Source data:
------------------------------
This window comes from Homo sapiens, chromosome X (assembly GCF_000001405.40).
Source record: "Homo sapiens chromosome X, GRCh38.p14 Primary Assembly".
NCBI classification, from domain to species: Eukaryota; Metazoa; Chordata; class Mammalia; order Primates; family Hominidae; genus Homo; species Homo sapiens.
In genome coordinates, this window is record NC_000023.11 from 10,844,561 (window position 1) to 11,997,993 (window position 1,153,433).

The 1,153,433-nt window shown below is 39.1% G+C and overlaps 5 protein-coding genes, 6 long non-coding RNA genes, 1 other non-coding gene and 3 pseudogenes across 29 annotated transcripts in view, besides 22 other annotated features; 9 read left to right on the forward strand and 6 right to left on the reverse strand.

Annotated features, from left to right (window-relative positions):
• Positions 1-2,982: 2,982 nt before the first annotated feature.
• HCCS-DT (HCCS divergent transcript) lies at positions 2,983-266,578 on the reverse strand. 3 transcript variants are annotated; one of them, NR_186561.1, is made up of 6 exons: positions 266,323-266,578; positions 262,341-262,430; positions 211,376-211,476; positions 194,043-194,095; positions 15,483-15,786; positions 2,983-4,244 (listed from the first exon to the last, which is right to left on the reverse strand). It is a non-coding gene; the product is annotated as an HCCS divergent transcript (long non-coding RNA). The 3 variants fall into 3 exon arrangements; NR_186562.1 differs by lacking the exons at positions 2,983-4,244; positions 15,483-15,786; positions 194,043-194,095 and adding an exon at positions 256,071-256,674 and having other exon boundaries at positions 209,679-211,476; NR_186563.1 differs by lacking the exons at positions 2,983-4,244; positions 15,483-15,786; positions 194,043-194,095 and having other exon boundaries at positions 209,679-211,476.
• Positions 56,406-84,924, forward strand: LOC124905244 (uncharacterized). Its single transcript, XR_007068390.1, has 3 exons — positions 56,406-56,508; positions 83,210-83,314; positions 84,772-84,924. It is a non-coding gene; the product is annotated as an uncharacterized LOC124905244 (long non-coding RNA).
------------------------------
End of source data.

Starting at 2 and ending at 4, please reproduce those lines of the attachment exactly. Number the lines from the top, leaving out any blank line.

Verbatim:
Source record: "Homo sapiens chromosome X, GRCh38.p14 Primary Assembly".
NCBI classification, from domain to species: Eukaryota; Metazoa; Chordata; class Mammalia; order Primates; family Hominidae; genus Homo; species Homo sapiens.
In genome coordinates, this window is record NC_000023.11 from 10,844,561 (window position 1) to 11,997,993 (window position 1,153,433).